Here’s what else I saw last night:

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There was a time when Channing Tatum was an international sensation, as he starred in blockbusters such as Step Up, G. I. Joe, 21 Jump Street, White House Down, and the Lego Movie. Ok, maybe some hyperbole but 43 movies are 43 movies. Don’t forget about the TV shows, video games, music videos, Saturday Night Live, and MTV Awards. Times started getting lean around 2014, though. The Google queries declined. The downloading of pics ceased. But then his phone began beeping incessantly in 2017, as he set up notifications whenever anyone Googled his name. He was back! Beep. Boop. Bop. You know what never leaves? The Stocktonator. Life was good again. Unfortunately, the queries all consisted of, “Is Jayson Tatum related to Channing Tatum?” Whatever, he took whatever he could get. Jayson Tatum was drafted by the Boston Celtics with the third overall pick in the 2017 NBA Draft. He was a sensation his rookie year, to the point where some were saying that they wouldn’t trade him for Anthony Davis. Crazy. Anyways, the sophomore slump came and so did Channing’s pain, as his phone stopped buzzing. But here we are in 2019, as Channing’s phone has been off the hook, as his brother-from-another- mother has been balling out this season. Last night, he…..

PTS REB AST STL BLK TOV 3PT FG FT
19 11 2 2 2 4 4/6 7/14 1/2

His rookie year, Tatum ended as the 63rd player for fantasy. The following year, he finished as the 59th player. So far this season, he’s the 33rd player. Over the past six games, Tatum has been a top 10 player!!! The points, tres, boards, dimes, and steals have all increased. The shooting efficiency has declined, which sucks because the volume has increased, but that’s been the only blemish. The usage rate is 28 on the season, but it’s ticked up to over 32 at times. People are going to be Googling Tatum’s name for a long, long time. That makes Channing very happy.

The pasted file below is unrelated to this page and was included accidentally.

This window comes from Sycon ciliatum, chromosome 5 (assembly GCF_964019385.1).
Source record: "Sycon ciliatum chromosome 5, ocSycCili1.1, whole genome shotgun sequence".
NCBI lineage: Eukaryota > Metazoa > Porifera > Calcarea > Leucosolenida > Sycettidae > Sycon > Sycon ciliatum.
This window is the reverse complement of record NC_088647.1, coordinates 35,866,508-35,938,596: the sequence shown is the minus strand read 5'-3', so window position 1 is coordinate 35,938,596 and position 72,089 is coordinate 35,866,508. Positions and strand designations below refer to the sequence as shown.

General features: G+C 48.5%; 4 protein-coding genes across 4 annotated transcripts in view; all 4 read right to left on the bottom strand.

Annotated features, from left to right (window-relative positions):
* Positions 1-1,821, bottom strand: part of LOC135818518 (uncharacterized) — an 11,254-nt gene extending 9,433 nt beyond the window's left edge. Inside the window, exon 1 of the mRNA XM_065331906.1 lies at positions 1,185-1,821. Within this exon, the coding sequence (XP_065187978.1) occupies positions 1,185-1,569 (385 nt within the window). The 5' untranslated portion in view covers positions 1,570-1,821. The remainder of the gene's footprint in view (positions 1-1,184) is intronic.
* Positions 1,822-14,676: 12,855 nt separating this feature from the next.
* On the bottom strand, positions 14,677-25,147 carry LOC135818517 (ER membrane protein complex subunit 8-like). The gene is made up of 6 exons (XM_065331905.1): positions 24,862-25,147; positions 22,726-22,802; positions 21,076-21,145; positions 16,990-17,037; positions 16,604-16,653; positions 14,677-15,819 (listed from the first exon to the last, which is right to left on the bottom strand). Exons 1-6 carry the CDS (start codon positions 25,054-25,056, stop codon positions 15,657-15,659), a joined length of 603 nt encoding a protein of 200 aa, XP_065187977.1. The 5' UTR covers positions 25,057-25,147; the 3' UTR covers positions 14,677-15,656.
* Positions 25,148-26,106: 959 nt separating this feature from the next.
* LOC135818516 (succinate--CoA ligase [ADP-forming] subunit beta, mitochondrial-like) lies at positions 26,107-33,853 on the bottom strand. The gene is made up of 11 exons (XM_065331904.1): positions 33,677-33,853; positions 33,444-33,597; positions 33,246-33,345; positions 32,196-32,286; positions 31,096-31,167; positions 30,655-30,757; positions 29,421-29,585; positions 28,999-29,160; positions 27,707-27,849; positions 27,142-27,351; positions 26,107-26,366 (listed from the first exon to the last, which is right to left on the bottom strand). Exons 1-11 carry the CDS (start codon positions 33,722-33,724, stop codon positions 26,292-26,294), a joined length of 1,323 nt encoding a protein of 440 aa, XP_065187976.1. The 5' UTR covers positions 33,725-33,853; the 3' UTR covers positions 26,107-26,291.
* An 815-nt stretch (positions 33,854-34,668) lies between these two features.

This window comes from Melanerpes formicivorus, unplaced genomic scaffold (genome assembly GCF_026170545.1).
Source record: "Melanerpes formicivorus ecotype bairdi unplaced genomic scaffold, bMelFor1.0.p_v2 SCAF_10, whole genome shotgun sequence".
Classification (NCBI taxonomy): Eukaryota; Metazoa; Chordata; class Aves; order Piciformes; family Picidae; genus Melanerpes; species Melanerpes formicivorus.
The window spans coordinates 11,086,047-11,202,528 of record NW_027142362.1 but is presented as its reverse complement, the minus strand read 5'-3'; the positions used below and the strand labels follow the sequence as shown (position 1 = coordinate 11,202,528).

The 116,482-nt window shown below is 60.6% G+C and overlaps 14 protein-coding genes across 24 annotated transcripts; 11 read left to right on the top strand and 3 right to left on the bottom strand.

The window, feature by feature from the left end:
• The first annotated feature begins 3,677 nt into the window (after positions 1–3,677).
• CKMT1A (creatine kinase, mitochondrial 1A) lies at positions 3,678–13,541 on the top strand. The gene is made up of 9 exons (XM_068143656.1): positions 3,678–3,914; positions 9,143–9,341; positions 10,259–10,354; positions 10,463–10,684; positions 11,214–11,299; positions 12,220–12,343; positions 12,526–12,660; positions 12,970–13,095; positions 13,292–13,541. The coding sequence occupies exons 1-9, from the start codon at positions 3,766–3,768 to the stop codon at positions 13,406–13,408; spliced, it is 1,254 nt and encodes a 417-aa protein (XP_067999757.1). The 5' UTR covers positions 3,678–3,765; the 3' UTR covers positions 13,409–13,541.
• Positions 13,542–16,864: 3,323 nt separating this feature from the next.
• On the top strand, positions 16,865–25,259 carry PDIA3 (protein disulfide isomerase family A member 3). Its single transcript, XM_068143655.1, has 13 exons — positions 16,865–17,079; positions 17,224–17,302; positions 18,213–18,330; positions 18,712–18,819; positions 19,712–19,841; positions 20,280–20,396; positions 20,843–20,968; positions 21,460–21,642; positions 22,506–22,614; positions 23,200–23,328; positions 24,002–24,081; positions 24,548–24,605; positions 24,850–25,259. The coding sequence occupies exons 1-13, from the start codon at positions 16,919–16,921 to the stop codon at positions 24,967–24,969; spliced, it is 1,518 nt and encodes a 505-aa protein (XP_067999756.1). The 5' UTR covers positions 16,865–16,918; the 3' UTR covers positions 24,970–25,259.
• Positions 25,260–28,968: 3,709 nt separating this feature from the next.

Here’s what else I saw last night:

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Weed. Pot. Grass. Dope. Reefer. Ganga. Hash. Herb. Chronic. These are all names for marijuana, but not all weed is the same. There’s swag, dank, kind, kush, etc. The quality, aroma, taste, and potency differ depending on which you choose. Obviously, the higher the quality, the better the high, but sometimes the bargain basement green can be just as productive as the most expensive. Beep. Boop. Bop. You know what’s of the highest quality? The Stocktonator. The Sacramento Kings drafted Marvin Bagley with the second overall pick in the 2018 NBA Draft. Yes, ahead of Luka Doncic. Regardless, Bagley is high quality, but unfortunately he fractured his thumb in the season opener. Enter Nemanja Bjelica. The Nemanja isn’t bargain basement, but he’s not the highest quality either. He is more than capable of producing and can even access the highest of high ceilings. Last night was one of those games:

PTS REB AST STL BLK TOV 3PT FG FT
30 7 4 1 1 0 4/7 13/18 0